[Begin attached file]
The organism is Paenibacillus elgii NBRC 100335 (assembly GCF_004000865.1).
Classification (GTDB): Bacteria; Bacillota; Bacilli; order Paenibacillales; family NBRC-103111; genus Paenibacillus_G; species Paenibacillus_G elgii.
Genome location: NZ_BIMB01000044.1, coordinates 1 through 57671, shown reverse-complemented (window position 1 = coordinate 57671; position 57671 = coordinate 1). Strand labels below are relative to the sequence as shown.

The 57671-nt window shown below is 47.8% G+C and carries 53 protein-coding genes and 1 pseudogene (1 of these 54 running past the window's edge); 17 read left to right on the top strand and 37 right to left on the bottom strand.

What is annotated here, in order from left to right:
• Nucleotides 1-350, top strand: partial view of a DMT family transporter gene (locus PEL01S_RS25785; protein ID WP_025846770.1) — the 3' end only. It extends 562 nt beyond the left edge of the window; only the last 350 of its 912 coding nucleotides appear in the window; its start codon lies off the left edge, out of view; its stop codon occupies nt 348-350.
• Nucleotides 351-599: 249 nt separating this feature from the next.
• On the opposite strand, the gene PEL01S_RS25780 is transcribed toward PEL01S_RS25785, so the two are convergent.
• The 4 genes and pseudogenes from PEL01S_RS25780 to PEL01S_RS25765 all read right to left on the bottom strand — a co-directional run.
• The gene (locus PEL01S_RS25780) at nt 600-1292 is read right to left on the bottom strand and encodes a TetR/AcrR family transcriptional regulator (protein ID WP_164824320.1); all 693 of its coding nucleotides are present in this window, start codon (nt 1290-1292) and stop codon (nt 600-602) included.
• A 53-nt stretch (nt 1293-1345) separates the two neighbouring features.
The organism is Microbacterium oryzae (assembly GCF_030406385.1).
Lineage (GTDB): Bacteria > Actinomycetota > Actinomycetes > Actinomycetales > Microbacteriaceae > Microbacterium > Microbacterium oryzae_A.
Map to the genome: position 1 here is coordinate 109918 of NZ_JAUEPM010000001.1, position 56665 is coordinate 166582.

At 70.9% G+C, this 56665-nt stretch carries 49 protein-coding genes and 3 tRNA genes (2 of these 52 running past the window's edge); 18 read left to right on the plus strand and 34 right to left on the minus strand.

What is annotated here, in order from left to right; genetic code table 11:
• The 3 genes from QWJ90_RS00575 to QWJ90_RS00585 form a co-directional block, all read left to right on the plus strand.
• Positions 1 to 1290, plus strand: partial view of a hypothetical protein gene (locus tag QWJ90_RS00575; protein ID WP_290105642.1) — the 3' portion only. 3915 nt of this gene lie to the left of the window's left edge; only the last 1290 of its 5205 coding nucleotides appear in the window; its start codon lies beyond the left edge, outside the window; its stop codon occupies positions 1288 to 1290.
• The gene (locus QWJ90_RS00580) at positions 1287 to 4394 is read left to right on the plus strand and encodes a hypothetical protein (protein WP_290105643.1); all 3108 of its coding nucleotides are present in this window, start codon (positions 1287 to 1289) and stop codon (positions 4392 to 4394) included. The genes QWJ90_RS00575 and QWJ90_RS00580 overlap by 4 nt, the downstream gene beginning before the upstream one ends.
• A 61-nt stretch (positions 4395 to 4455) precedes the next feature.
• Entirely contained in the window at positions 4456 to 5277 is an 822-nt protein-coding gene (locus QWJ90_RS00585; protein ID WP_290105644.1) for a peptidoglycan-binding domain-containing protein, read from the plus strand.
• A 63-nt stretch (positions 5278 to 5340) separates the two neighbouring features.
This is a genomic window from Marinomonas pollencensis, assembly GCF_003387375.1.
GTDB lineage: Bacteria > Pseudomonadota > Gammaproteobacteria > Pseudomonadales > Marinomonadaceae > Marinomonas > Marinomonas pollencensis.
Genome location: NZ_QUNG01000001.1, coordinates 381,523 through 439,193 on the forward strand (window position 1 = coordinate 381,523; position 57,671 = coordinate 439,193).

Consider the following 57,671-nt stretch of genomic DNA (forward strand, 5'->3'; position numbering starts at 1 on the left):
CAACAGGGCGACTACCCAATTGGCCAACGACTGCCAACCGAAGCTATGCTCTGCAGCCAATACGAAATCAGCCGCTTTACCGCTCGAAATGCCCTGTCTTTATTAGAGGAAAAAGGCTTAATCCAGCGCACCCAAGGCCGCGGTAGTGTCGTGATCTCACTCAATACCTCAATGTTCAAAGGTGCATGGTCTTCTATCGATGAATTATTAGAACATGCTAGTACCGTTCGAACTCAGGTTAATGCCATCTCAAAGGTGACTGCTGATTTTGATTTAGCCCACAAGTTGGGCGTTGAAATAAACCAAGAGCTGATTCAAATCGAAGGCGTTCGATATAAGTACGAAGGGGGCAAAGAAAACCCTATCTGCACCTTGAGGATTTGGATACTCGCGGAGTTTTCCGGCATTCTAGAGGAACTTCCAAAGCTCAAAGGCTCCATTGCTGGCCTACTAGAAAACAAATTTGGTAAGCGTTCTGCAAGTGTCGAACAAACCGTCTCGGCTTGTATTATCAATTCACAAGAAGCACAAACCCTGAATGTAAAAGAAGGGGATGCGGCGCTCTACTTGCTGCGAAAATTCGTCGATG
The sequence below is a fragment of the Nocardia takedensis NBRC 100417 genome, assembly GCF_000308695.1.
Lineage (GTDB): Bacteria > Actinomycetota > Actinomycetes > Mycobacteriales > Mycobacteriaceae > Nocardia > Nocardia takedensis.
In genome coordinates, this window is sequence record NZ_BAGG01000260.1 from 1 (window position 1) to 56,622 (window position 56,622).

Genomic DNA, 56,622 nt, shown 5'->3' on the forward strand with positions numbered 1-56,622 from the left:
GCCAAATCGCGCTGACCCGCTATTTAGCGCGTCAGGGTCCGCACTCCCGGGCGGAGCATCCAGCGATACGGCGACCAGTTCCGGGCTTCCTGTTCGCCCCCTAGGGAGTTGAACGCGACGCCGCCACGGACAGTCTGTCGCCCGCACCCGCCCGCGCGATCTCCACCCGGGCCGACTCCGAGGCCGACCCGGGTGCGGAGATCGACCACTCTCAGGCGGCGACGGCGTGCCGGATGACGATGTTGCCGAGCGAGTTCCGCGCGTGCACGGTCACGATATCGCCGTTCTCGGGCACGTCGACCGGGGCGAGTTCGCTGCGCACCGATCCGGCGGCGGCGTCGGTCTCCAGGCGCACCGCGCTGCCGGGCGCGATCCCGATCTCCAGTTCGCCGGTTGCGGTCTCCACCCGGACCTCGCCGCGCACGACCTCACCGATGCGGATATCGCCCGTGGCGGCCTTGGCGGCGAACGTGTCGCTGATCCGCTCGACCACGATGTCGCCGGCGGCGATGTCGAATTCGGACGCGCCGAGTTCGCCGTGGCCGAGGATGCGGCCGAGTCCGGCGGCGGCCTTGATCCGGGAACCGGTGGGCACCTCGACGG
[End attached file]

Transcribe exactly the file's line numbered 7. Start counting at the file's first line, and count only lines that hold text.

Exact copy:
• Nucleotides 351-599: 249 nt separating this feature from the next.